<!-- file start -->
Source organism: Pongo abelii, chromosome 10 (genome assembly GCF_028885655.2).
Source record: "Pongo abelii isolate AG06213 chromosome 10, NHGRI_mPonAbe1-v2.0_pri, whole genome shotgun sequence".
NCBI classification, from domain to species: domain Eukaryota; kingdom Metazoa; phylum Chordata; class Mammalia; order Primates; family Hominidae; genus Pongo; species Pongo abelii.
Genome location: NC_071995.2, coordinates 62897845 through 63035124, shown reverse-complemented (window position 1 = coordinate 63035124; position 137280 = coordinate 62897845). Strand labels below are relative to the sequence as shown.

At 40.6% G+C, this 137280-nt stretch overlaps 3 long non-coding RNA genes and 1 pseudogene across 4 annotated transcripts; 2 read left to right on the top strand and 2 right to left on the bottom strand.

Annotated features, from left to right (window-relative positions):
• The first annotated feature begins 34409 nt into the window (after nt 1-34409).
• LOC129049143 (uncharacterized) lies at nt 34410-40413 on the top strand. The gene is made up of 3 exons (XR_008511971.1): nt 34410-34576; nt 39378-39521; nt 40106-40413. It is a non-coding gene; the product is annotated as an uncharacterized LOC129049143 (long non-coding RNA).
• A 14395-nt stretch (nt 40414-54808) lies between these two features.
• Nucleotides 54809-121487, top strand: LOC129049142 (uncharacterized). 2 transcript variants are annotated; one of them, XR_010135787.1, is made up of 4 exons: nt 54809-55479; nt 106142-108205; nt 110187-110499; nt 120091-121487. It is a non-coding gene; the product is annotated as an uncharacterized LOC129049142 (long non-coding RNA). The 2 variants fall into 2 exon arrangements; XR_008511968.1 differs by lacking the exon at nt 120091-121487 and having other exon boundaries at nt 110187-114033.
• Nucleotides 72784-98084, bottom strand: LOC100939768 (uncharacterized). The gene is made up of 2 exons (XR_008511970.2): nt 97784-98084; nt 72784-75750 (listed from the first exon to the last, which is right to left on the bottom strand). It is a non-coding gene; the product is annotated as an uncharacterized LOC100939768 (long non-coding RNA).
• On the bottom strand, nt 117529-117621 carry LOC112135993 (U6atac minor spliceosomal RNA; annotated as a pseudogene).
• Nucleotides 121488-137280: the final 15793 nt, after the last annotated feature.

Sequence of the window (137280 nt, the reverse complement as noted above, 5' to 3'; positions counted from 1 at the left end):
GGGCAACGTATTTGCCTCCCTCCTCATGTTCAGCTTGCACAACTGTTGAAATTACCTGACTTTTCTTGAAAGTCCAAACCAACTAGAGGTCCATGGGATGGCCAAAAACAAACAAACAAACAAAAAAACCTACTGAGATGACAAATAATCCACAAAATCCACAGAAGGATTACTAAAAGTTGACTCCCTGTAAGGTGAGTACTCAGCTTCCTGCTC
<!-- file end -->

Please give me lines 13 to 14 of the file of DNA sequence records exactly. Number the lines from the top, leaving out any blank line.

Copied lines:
• Nucleotides 121488-137280: the final 15793 nt, after the last annotated feature.

Sequence of the window (137280 nt, the reverse complement as noted above, 5' to 3'; positions counted from 1 at the left end):